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Geography of the Sri Lanka

Map Page 1123
Area 25,332 square mile (65,610 square kilometer)
Population 19,742,439
Capital Colombo
Highest Point 8,280 foot (2,524 meter)
Lowest Point 0 m
GDP per capita $3,700
Primary Natural Resources limestone, graphite, mineral sands.

GEOLOGICALLY, THE ISLAND of Sri Lanka is considered a southerly extension of peninsular India’s Deccan region and was clearly part of the peninsula all through the last Ice Age. The pear-shaped island is approximately 140 mile (225 kilometer) across at its widest point and about 270 mile (435 kilometer) long and lies just 7 degrees north of the equator. The narrow northern end of the island is almost linked to southeastern India by a chain of limestone shoals known as Adam’s Bridge. Most of the island is flat or gently rolling terrain, although there is a mountainous section in the southcentral part of the country known as the Central Highlands that occupies most of the heart of the country. The highland landscape is highly dissected with a unique arrangement of plateaus, ridges, escarpments, intermontane basins, and valleys. There are also a series of spectacular escarpments such as World’s End, a near-vertical precipice of about 4,000 foot (1,219 meter).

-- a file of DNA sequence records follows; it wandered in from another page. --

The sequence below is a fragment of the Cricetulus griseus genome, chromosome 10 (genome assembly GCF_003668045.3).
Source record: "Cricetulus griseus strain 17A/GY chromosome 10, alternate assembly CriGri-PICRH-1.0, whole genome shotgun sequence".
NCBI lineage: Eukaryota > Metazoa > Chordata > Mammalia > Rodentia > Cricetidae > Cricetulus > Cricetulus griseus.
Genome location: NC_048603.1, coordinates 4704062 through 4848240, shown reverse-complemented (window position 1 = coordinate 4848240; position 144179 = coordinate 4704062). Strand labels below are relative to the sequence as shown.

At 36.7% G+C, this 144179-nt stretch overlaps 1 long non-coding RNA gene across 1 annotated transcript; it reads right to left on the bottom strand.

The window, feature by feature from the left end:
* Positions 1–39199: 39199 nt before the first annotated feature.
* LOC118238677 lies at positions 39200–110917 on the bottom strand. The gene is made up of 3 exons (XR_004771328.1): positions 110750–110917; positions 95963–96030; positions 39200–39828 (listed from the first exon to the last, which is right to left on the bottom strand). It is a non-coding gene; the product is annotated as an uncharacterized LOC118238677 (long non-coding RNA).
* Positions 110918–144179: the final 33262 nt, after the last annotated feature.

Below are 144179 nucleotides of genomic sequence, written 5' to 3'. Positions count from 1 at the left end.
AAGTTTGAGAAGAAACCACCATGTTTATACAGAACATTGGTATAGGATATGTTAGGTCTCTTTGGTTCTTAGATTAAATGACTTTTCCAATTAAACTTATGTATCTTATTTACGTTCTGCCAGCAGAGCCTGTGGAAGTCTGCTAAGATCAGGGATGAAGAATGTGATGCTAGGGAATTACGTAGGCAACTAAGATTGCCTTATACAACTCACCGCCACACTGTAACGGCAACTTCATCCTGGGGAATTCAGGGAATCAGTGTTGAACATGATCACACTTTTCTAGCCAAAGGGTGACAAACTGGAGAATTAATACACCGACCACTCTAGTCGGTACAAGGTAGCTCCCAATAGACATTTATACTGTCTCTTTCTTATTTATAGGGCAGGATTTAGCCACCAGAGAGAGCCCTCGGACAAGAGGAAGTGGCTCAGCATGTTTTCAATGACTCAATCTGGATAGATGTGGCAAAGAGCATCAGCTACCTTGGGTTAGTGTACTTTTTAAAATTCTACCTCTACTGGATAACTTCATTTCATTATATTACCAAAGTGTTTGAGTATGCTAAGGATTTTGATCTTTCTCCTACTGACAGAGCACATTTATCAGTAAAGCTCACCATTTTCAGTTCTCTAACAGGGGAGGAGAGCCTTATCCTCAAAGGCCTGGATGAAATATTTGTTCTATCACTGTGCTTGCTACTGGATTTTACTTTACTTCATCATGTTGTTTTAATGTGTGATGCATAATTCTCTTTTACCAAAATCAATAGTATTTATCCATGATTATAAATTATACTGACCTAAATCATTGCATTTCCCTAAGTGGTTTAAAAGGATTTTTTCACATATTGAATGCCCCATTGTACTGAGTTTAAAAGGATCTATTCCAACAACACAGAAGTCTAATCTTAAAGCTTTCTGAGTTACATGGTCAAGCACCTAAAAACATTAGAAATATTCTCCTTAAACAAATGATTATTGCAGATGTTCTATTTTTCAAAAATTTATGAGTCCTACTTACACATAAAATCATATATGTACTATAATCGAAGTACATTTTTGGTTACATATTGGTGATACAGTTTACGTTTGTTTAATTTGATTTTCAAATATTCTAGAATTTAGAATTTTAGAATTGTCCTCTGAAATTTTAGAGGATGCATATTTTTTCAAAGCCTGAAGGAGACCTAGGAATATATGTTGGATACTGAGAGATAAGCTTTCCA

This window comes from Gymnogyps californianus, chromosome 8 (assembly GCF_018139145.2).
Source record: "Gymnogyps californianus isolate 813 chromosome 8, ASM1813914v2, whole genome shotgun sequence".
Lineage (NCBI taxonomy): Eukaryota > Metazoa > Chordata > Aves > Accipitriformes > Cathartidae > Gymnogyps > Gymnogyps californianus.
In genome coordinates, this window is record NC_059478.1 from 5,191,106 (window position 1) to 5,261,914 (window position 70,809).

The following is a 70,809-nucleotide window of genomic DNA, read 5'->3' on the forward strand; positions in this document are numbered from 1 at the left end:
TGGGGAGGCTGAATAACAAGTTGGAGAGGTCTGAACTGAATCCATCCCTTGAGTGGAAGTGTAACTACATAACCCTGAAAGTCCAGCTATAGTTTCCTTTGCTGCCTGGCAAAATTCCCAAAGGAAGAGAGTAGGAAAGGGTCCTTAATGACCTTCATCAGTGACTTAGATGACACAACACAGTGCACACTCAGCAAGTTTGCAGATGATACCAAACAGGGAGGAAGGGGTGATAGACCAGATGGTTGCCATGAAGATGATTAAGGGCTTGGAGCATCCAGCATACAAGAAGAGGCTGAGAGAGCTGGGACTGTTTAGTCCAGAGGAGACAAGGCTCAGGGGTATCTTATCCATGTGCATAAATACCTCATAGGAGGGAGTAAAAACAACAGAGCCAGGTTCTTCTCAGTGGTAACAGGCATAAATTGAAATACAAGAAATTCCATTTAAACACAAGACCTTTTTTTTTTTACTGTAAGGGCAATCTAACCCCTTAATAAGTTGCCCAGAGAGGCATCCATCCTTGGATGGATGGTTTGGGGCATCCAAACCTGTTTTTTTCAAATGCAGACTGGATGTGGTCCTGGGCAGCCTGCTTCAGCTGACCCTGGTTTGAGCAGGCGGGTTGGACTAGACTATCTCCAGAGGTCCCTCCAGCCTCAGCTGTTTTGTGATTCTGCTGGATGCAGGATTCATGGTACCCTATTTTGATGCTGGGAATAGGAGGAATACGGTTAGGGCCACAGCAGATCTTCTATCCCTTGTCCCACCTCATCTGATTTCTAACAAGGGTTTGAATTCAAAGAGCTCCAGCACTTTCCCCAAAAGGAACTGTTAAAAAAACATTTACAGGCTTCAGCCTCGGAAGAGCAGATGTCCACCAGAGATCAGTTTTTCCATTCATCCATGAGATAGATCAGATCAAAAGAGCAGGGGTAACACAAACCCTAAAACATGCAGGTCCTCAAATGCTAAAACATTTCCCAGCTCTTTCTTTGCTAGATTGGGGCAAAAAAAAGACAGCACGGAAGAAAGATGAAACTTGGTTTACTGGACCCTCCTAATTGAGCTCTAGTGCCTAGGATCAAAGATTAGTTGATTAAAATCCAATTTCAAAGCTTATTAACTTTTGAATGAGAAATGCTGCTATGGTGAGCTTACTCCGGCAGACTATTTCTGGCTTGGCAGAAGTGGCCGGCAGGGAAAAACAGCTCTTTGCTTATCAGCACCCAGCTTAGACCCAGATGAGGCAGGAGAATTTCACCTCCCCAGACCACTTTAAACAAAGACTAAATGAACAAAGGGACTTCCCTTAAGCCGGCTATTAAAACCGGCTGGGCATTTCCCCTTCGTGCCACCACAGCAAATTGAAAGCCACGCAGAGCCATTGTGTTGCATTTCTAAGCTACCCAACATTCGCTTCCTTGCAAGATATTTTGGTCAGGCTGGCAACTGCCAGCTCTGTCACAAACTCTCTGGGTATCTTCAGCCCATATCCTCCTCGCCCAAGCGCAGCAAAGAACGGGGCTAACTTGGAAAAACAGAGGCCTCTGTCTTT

Surrounding this highland is a interestingly diverse plain with elevations ranging from sea level to about 1,000 foot (300 meter). To the north and northeast of the highlands, low ridges decrease in altitude as 1 moves toward the coast, traversing the plain. The western and southwestern parts of the plain feature alternating ridges and valleys that generally run parallel to the coast and increase in elevation toward the interior until they merge imperceptibly with the highland mass. In the remaining parts of the plain, rocky buttes and mounds, some of which reach elevations of more than 1,000 foot (305 meter) sporadically interrupt an otherwise flat horizon. Surrounding the plain is a coastal zone consisting mostly of sandy beaches, spits, and lagoons. Over a few stretches of the coast there are rocky promontories and cliffs, deep-water bays, and offshore islets. Sri Lanka’s tropical location ensures perennially high temperatures, with monthly averages of 90 degrees F (32 degrees C) common in the lowlands. Despite its location just north of the equator, the higher altitudes of the Central Highlands account for surprisingly lower temperatures, where monthly averages can range between 44 degrees F (7 degrees C) and 71 degrees F (22 degrees C). Rainfall is the conspicuous factor in the seasonal and diurnal variations of Sri Lanka’s monsoon climate. Most parts of the country receive more than 50 inch (127 centimeter) of rain per year. However, regional differences created by Sri Lanka’s geography have created distinctive wet and dry zones. The wet zone covers the southwestern part of the island including the highlands. The rest of the island constitutes a relative dry zone, where droughts are common and can persist for 3 months or more. Today, the capital is at Sri Jayewardenapura Kotte. Colombo, the former capital (and still the site of many government offices), remains as the commercial capital and the country’s largest city. The island has a moderate supply of minerals, but has become known more recently as 1 of the world’s major suppliers of black tea.
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